At Cantilever, our fundamental belief is that websites are spaces that users enter, not billboards they see from a distance. We empathize with them and obsess over every detail of their experience. We see ourselves as hosts, not broadcasters. We call this philosophy “Digital Hospitality.”
We do this because we think it’s right – because we bear the responsibility of hosting people, and care inherently about what they experience in our domain. But we also do this because it delivers outstanding results for our clients.
Imagine you are shopping for a hat. You walk into the store, but nobody comes to greet you. You’d like to try some of the models on display, but you aren’t sure if you are allowed or who you have to ask. You see a few of the price tags, and they seem out of our price range. The employees seem disinterested and snobby. You decide to leave.
Now imagine you enter a different store. This time, a smiling employee greets you and asks if you‘d like any help. They offer you a cup of tea or coffee. You say you’d just like to browse, so they kindly leave you alone, but stay within your sight. You decide to ask if you can try something on. The attendant responds enthusiastically and asks what you’d like to try. One of your choices is not available in your size, but they find a similar version in the back. You notice the prices seem high, and ask why these hats are more than those at a big-box store. The assistant tells you that the hats are hand-made from sustainable materials, and come with a lifetime guarantee. The additional price tag seems suddenly like a bargain. You walk out with two, and the store wins not only your business, but your recommendation.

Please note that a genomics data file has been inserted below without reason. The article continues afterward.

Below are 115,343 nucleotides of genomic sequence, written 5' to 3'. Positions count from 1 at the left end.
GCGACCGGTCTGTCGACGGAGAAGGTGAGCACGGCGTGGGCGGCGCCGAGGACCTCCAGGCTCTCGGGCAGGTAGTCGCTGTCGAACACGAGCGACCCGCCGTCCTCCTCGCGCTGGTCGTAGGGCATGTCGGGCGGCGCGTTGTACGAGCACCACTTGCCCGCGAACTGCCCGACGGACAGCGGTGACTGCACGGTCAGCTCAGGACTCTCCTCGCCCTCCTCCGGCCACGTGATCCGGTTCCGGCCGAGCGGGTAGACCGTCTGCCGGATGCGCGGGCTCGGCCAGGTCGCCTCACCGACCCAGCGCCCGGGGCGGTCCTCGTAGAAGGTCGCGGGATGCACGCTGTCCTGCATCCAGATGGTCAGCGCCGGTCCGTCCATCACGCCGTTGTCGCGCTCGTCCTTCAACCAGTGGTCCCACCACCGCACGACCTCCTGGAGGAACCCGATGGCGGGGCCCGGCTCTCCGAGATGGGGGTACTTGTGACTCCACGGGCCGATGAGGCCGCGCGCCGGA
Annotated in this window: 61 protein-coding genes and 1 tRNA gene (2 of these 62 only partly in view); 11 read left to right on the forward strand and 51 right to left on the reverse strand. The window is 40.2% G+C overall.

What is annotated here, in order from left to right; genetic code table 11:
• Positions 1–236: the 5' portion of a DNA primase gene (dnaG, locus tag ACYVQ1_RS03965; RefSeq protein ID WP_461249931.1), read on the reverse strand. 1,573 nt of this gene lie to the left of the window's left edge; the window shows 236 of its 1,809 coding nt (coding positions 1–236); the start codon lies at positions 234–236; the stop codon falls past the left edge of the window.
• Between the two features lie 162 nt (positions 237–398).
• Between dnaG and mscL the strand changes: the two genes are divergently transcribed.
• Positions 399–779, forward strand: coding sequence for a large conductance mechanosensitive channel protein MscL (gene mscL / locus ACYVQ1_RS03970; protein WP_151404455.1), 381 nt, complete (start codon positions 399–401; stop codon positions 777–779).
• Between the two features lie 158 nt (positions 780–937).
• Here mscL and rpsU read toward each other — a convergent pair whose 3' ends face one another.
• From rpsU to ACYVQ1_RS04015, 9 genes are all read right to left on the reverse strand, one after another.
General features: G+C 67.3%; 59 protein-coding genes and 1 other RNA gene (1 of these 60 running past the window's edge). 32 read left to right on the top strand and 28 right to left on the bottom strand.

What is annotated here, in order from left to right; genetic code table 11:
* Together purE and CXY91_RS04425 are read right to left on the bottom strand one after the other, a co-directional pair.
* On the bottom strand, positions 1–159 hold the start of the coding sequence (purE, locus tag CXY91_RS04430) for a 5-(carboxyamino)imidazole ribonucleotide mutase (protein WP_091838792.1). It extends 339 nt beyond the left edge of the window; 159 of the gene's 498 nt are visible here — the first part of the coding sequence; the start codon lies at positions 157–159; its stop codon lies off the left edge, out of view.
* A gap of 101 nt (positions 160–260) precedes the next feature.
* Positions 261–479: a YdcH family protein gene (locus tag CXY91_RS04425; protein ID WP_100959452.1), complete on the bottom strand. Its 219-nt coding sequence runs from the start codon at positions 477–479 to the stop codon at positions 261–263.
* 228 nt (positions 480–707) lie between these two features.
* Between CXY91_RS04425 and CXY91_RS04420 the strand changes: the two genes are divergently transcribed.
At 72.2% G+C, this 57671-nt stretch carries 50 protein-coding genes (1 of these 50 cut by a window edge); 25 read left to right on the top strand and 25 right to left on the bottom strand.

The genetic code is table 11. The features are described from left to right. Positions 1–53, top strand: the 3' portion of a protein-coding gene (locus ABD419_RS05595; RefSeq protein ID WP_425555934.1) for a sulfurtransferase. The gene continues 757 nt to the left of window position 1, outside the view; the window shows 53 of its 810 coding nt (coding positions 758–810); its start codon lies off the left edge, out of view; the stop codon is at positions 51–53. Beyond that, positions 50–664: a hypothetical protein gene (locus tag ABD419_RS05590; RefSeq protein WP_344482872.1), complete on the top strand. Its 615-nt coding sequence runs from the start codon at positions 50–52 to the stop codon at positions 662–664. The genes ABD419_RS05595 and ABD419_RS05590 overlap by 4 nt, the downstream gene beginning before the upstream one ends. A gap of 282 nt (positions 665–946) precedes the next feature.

Most websites are like the first store. They are focused on how great the company is, and not on how the company can help the customer. They are cold and distant. They may be unattractive, or attractive but hard to use. They may trigger a deluge of banner and pop-up ads. They may feel like somewhere one might contract a virus.
Digital Hospitality websites are like the second store. They are beautiful, yet easy to navigate. They are proactive in offering the visitor suggested next steps, but don’t force the user into them. They are flexible and accommodating to the specific needs of each user. They are fast and reliable. They feel dependable, trustworthy, and safe.
It’s obvious which store is more profitable. Websites work the same way. An inhospitable website will kill conversion rates. According to Cloudflare, just a one second slowdown can hurt conversion rates by up to 2%.
Accessibility is a pivotal aspect of Digital Hospitality. The CDC says that one in four adults in the United States have some type of disability, many of which will influence their ability to use a website. Users on mobile devices, slow internet connections, or older computers will also run into a lot of problems navigating traditional websites. Digital Hospitality means considering each of these scenarios and accommodating for them, ensuring that anyone who wants to convert can convert. Imagine if a store turned away 25% of its foot traffic – it would kill their revenue. Too many businesses currently operate this way online.
Digital Hospitality provides empathy and equity for all site visitors, but it’s not just about justice. It’s about creating websites that do their jobs really, really well. Whether it’s for the Bipartisan Policy Center, the IMF, or APC, Cantilever has been delivering websites with this effective methodology since 2011. If you’d like to learn how Digital Hospitality can help your business, we’d love to get to know you!
Edited by Nikki Munson
Head of Support at Cantilever